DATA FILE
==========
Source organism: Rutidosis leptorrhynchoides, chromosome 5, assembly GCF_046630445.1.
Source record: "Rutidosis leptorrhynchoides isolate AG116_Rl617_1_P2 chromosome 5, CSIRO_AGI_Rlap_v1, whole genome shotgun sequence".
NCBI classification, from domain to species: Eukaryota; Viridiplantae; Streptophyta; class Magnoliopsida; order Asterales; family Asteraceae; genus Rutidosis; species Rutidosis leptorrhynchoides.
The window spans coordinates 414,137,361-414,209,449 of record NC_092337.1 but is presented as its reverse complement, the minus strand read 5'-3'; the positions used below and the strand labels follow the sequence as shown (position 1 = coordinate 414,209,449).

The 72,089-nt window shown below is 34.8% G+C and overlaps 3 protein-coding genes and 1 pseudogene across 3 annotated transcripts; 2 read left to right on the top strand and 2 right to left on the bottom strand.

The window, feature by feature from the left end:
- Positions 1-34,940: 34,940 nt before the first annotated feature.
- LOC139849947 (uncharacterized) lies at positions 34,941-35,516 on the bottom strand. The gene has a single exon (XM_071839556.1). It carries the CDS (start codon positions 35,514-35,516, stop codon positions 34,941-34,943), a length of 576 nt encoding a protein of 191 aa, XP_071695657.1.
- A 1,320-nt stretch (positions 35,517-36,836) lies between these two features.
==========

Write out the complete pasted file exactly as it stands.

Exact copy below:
Source organism: Rutidosis leptorrhynchoides, chromosome 5, assembly GCF_046630445.1.
Source record: "Rutidosis leptorrhynchoides isolate AG116_Rl617_1_P2 chromosome 5, CSIRO_AGI_Rlap_v1, whole genome shotgun sequence".
NCBI classification, from domain to species: Eukaryota; Viridiplantae; Streptophyta; class Magnoliopsida; order Asterales; family Asteraceae; genus Rutidosis; species Rutidosis leptorrhynchoides.
The window spans coordinates 414,137,361-414,209,449 of record NC_092337.1 but is presented as its reverse complement, the minus strand read 5'-3'; the positions used below and the strand labels follow the sequence as shown (position 1 = coordinate 414,209,449).

The 72,089-nt window shown below is 34.8% G+C and overlaps 3 protein-coding genes and 1 pseudogene across 3 annotated transcripts; 2 read left to right on the top strand and 2 right to left on the bottom strand.

The window, feature by feature from the left end:
- Positions 1-34,940: 34,940 nt before the first annotated feature.
- LOC139849947 (uncharacterized) lies at positions 34,941-35,516 on the bottom strand. The gene has a single exon (XM_071839556.1). It carries the CDS (start codon positions 35,514-35,516, stop codon positions 34,941-34,943), a length of 576 nt encoding a protein of 191 aa, XP_071695657.1.
- A 1,320-nt stretch (positions 35,517-36,836) lies between these two features.